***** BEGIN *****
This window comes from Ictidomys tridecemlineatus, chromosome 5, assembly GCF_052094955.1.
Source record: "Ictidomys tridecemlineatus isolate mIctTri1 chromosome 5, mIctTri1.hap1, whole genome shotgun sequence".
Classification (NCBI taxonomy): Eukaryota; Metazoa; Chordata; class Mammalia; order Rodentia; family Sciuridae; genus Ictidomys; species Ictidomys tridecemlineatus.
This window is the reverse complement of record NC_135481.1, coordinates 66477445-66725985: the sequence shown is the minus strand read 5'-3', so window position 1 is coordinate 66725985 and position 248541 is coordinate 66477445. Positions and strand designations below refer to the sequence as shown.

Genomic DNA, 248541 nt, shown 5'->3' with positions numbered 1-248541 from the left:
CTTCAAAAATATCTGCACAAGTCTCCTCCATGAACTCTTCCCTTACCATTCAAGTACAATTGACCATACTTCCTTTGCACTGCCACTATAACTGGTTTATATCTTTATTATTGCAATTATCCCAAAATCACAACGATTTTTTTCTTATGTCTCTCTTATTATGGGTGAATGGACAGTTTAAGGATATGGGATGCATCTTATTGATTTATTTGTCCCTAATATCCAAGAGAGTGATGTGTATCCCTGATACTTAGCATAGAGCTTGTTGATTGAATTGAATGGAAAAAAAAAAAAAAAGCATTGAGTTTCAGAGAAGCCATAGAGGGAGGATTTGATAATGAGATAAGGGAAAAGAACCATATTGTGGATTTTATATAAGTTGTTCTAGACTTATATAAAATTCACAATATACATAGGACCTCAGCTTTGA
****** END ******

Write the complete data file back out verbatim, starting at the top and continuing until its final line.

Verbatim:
This window comes from Ictidomys tridecemlineatus, chromosome 5, assembly GCF_052094955.1.
Source record: "Ictidomys tridecemlineatus isolate mIctTri1 chromosome 5, mIctTri1.hap1, whole genome shotgun sequence".
Classification (NCBI taxonomy): Eukaryota; Metazoa; Chordata; class Mammalia; order Rodentia; family Sciuridae; genus Ictidomys; species Ictidomys tridecemlineatus.
This window is the reverse complement of record NC_135481.1, coordinates 66477445-66725985: the sequence shown is the minus strand read 5'-3', so window position 1 is coordinate 66725985 and position 248541 is coordinate 66477445. Positions and strand designations below refer to the sequence as shown.

Genomic DNA, 248541 nt, shown 5'->3' with positions numbered 1-248541 from the left:
CTTCAAAAATATCTGCACAAGTCTCCTCCATGAACTCTTCCCTTACCATTCAAGTACAATTGACCATACTTCCTTTGCACTGCCACTATAACTGGTTTATATCTTTATTATTGCAATTATCCCAAAATCACAACGATTTTTTTCTTATGTCTCTCTTATTATGGGTGAATGGACAGTTTAAGGATATGGGATGCATCTTATTGATTTATTTGTCCCTAATATCCAAGAGAGTGATGTGTATCCCTGATACTTAGCATAGAGCTTGTTGATTGAATTGAATGGAAAAAAAAAAAAAAAGCATTGAGTTTCAGAGAAGCCATAGAGGGAGGATTTGATAATGAGATAAGGGAAAAGAACCATATTGTGGATTTTATATAAGTTGTTCTAGACTTATATAAAATTCACAATATACATAGGACCTCAGCTTTGA